BobbyjonesUndergraduate Runner Up: Robert Jones (Sheffield), ‘Tweetalig onderwijs: Effective education or pointless pedagogy?’

Jury’s comments:
‘This is a well researched essay with a clear academic approach to the topic. Interesting issues are discussed in a clear and balanced way. Excellent use of background literature.’

ALCS Essay Prize 2015

Our ALCS expert panel of readers was delighted with yet another impressive haul of essay entries for the yearly ALCS Essay prize. This year the undergraduate entries covered subjects such as literary translation; Verkavelingsvlaams; language policy in the Dutch East-Indies; literary representation of Nazi concentration camps; WOII Belgian collaborators as represented in the works of Erwin Mortier; representation of religion and authority in literature, to name but a few.

Orla RandlesAfter extensive deliberation the panel decided on one linguistic and one literary winner. The Undergraduate Prize was awarded to Orla Randles (Sheffield, BA German with Dutch, image right) for her excellent essay ‘Straattaal: A Threat to Standard Dutch?’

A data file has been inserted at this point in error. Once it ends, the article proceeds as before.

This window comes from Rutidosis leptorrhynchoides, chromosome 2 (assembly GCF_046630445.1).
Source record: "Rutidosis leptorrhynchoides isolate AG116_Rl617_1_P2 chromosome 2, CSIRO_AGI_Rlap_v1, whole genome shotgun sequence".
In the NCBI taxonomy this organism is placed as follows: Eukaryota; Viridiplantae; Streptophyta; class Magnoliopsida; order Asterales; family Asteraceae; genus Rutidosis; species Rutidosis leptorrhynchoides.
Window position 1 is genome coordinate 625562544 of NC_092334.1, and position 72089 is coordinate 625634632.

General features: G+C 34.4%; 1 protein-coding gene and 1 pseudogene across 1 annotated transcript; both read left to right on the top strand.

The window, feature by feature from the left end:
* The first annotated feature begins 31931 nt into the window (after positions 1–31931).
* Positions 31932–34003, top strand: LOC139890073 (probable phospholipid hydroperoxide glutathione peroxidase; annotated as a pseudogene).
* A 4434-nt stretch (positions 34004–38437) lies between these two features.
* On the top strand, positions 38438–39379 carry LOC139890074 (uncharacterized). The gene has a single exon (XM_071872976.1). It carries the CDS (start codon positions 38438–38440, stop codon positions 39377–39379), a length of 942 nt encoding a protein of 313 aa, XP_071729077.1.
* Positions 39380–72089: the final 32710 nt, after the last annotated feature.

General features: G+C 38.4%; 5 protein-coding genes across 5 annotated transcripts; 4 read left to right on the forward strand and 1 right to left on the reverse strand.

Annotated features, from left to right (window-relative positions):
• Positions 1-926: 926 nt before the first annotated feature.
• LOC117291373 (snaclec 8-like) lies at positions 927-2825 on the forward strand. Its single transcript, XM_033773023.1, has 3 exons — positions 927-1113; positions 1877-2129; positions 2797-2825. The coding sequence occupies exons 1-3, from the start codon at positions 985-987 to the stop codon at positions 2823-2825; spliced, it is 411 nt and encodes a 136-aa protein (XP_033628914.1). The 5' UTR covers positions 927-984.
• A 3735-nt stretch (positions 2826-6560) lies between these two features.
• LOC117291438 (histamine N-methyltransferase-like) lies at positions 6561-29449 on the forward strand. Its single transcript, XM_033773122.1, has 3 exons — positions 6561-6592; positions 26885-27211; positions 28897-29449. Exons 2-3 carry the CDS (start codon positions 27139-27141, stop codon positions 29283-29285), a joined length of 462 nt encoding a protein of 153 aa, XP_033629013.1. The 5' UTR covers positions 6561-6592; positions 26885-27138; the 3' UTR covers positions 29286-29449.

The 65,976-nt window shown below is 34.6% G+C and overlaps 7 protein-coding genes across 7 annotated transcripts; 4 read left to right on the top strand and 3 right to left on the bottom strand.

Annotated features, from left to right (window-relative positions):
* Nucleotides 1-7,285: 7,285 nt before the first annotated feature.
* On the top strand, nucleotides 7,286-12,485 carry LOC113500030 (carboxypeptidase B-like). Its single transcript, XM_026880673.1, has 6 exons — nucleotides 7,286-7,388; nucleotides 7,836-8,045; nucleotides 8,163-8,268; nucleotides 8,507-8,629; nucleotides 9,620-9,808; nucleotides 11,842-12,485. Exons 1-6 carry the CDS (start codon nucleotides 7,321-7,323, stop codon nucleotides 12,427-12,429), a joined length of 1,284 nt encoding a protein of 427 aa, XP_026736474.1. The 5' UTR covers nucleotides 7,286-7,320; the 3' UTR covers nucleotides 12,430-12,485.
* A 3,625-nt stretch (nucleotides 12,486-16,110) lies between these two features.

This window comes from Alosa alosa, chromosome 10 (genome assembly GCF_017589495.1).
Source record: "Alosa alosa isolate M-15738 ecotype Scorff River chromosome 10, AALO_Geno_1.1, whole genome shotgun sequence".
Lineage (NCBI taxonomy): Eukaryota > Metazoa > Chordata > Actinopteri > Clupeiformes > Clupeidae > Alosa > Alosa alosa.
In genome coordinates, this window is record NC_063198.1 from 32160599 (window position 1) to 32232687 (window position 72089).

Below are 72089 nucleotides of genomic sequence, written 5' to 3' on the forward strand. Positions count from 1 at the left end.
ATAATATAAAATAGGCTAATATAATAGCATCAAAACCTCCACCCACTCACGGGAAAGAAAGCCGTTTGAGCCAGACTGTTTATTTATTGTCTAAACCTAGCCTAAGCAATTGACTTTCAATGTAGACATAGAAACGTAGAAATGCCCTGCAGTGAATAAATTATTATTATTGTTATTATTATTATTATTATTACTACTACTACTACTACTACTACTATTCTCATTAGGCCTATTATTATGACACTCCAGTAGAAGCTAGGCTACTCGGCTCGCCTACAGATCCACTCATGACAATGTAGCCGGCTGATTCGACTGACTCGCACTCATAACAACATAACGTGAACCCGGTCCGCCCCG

The postgraduate entries were again of a high standard but the clear winner was Ruth Clemens (UCL, MA Comparative Literature) for her impressive essay ‘Becoming-Imperceptible in Cees Nooteboom’s The Following Story and Flann O’Brien’s The Third Policeman’. The full essay can be read on Academia.edu. Ruth Clemens is now pursuing a PhD in comparative literature at Leeds Trinity University.

ALCS Essay Prize 2014

On 18 July 2014 the ALCS review committee awarded the 2014 ALCS essay prize for the best undergraduate entry. The winner receives £100 and a year’s membership to Dutch Crossing, our academic Journal.

ALCSprize Joel BakerThis year’s winner is Joel Baker. He wrote an excellent essay on ‘Fretz 2025: Towards a New Relationship Between Art and Politics’.

Joel is a final year undergraduate student at the University of Sheffield.